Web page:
Borneo is known for its abundant natural wonders, but Kinabalu National Park may just be the most spectacular. The main attraction is Mount Kinabalu, a 4,095-metre-tall monster of granite that takes the title of the tallest mountain in Malaysia by a long shot.
If you've been hoping to cross "climb a mountain" off your bucket list, this is the place to do it. No special equipment is needed to climb Mount Kinabalu -- just a good pair of shoes and a light jacket -- and more than 40,000 people attempt to reach the summit each year. The youngest climber on record was just four and the oldest was 90. Most climbers take two days to reach the summit, but if you're in excellent shape it's possible to do it in one day. All climbers require a climbing permit, insurance and a mountain guide.
Even if you have no plans to climb the mountain, Kinabalu National Park has plenty to offer nature lovers. The park was listed as a UNESCO World Heritage site in 2000 for its spectacular flora and fauna, like insect-eating pitcher plants, wild orchids, giant Rafflesia flowers and tropical birds. Also in the surrounding area are the Kundasang War Memorial and the Poring Hot Springs, where you can soak your weary legs in pools of mineral water.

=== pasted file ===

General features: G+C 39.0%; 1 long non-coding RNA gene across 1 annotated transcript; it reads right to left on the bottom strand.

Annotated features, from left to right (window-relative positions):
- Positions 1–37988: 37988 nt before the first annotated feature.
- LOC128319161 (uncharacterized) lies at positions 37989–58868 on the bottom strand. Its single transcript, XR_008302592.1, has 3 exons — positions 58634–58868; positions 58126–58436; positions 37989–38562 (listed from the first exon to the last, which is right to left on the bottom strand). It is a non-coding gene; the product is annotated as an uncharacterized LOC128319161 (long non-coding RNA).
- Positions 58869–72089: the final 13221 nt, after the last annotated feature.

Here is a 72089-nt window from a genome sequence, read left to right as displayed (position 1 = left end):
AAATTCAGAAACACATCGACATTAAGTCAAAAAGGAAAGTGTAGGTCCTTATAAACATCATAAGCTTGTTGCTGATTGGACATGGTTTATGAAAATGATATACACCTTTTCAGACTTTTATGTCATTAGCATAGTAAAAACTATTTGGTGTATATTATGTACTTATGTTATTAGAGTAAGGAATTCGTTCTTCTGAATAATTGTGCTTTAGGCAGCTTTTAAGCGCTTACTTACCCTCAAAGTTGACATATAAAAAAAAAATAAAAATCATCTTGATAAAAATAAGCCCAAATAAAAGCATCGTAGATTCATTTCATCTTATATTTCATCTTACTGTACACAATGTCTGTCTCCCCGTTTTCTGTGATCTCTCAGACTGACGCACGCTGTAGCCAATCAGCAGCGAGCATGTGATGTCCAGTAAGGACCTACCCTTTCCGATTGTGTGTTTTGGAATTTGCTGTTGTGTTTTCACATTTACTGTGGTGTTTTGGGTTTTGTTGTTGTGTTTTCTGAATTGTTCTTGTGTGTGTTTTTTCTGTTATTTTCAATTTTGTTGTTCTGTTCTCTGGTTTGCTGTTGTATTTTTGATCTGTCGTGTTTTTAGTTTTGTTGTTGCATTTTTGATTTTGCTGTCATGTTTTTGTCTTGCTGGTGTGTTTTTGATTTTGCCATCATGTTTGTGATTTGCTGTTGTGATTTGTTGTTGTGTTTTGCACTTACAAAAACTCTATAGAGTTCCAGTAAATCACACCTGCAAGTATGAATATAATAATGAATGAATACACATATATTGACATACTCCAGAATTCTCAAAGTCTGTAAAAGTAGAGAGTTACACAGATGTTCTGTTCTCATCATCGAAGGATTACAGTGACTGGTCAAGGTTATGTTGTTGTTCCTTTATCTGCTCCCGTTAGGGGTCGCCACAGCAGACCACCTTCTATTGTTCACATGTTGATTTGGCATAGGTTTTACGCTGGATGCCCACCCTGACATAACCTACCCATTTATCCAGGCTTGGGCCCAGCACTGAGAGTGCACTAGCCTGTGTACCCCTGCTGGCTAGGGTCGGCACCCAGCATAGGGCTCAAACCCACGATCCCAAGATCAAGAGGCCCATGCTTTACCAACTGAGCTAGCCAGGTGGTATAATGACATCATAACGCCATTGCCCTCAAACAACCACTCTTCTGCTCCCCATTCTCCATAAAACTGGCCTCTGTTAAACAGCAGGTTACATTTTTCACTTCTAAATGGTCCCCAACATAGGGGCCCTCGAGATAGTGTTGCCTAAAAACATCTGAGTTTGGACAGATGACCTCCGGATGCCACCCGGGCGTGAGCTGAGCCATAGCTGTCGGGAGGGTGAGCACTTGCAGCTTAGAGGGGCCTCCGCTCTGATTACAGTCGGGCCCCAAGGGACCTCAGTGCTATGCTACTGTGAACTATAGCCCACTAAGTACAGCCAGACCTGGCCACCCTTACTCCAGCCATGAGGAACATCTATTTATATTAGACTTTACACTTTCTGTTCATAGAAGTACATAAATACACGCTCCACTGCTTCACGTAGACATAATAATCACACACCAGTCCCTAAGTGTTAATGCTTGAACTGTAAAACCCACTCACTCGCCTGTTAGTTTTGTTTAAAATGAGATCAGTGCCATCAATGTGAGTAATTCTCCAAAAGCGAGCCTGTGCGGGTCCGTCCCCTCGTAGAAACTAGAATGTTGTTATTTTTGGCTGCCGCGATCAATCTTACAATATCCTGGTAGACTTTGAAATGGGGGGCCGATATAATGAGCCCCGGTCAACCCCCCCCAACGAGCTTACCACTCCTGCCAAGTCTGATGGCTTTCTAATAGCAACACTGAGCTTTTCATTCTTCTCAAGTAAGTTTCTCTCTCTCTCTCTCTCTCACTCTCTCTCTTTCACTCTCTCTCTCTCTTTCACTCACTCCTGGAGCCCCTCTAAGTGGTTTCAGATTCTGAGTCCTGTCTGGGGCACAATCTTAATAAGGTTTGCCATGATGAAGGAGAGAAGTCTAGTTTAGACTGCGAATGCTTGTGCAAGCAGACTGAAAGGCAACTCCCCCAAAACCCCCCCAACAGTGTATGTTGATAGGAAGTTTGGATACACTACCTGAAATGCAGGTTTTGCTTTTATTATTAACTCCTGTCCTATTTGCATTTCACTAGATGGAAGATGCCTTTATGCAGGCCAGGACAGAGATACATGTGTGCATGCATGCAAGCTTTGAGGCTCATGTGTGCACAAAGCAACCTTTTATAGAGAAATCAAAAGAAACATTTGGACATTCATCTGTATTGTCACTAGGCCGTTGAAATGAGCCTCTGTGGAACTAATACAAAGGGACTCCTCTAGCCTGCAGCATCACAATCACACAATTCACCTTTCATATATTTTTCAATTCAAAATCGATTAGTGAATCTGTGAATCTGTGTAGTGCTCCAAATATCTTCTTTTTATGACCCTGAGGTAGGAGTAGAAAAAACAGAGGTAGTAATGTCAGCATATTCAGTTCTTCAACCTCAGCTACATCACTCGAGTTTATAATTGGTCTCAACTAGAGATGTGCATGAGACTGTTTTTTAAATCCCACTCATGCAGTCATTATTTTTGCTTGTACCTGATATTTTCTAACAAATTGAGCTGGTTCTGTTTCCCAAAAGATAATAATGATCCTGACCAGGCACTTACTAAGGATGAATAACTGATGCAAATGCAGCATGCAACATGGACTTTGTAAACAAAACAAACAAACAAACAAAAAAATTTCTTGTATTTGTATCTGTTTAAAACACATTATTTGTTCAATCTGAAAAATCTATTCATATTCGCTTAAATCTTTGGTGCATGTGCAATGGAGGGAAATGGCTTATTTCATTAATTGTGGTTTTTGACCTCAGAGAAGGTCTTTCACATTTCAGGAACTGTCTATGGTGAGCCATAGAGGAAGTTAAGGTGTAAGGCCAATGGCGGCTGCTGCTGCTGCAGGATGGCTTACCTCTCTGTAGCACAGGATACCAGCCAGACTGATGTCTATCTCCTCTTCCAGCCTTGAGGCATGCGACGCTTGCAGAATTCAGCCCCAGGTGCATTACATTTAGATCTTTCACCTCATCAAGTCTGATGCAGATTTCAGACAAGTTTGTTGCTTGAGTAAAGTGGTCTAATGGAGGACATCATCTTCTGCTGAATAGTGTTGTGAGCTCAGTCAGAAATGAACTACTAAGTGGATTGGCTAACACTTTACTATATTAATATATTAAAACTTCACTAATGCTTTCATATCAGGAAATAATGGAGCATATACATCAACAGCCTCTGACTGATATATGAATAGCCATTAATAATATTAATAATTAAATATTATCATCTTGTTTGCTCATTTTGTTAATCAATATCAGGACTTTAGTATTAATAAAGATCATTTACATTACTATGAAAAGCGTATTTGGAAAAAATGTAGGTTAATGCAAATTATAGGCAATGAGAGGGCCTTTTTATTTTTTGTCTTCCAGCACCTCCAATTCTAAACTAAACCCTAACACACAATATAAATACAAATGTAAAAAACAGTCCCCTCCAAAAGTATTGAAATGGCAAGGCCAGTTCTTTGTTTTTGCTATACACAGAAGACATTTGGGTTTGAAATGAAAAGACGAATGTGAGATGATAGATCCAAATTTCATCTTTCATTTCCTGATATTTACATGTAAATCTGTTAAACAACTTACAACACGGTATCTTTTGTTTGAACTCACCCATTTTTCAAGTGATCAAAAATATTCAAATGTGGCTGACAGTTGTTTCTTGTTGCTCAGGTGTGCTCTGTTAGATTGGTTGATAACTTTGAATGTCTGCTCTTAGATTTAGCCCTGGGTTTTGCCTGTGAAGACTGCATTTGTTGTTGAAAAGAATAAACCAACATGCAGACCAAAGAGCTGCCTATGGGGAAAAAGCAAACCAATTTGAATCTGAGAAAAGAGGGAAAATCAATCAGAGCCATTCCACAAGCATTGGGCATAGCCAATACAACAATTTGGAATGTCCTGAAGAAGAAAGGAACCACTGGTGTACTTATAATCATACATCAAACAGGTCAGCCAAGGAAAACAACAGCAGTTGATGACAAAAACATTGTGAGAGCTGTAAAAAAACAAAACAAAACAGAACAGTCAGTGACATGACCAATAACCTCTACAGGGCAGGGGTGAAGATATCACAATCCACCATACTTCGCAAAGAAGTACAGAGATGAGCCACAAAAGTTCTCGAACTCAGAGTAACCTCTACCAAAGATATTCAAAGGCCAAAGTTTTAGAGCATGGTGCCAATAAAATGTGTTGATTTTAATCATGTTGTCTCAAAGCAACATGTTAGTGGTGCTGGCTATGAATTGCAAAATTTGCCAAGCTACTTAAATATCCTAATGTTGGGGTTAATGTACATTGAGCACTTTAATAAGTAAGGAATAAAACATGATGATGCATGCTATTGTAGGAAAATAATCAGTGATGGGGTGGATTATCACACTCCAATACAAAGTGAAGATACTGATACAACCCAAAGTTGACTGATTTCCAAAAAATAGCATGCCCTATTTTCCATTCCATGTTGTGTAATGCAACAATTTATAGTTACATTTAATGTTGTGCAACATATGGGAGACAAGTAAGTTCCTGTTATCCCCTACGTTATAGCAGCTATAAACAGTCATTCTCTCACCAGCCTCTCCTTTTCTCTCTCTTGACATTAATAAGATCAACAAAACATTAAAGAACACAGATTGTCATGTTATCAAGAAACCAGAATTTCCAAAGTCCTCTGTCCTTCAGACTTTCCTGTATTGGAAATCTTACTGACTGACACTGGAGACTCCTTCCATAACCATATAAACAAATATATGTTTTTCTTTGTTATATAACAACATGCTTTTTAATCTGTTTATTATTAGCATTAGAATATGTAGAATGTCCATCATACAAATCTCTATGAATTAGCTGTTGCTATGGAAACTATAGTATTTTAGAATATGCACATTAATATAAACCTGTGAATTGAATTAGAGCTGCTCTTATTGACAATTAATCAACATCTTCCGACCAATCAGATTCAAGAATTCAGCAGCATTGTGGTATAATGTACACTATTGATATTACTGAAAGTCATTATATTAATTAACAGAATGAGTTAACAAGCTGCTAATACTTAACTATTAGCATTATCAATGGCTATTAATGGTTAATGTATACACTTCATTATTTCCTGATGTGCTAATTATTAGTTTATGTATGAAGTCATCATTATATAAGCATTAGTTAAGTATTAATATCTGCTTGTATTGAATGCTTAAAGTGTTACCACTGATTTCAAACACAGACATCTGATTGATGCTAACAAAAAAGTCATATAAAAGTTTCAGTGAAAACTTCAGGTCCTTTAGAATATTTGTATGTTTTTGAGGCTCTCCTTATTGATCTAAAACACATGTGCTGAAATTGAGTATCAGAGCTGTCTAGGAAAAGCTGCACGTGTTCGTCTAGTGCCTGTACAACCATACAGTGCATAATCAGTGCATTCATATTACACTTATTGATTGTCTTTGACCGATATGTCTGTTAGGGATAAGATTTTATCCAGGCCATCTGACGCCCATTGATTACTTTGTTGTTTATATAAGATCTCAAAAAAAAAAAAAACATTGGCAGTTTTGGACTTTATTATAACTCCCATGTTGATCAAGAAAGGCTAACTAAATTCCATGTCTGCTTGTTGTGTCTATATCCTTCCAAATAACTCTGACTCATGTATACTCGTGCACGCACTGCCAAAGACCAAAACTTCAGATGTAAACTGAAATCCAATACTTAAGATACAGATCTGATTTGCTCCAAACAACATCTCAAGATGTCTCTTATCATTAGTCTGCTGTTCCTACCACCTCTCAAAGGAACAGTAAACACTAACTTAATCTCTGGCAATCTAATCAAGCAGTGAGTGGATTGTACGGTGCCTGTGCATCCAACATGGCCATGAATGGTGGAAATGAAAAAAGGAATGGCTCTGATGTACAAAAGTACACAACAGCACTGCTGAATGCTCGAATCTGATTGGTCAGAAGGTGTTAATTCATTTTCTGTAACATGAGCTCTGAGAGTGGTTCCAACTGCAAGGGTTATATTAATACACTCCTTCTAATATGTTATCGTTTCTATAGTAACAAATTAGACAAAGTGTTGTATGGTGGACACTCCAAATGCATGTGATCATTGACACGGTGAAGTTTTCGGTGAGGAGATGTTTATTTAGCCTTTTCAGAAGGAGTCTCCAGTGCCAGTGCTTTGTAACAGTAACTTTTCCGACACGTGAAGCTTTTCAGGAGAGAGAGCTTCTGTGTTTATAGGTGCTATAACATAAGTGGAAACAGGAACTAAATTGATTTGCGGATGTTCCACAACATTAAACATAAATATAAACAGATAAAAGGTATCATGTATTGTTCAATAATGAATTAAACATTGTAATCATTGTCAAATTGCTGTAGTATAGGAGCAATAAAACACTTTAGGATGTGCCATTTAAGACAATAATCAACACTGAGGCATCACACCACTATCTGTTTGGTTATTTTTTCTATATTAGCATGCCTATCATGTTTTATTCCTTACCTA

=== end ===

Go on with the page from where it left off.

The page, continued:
As Kinabalu Park is run more like a business than a national treasure, if you want to stay within the park or climb the mountain you'll have to deal with overpriced Sutera Sanctuary Lodge. Alternatively, a number of simple guesthouses and chalets lie within walking distance of the park entrance.
As Kinabalu National Park is just 88 kilometres from Kota Kinabalu (the city was named for the mountain, not vice versa), it's possible to visit as a day trip. However, we highly recommend an overnight stay to enjoy the cooler clime and glimpse the peak at sunrise before it disappears into the morning mist.
All visitors to the park pay a conservation fee of 15 ringgit for adults and 10 ringgit for children under 18. Malaysian citizens pay significantly less.
Kinabalu National Park is located about 88 kilometres east of Kota Kinabalu along the road to Sandakan. You'll find everything you need clustered around the park entrance including restaurants, guesthouses, taxi stand and bus stop. The nearest ATM is in the town of Kundasang eight kilometres away. It's a further 40 kilometres to Poring Hot Springs.
Text and/or map last updated on 10th February, 2013.
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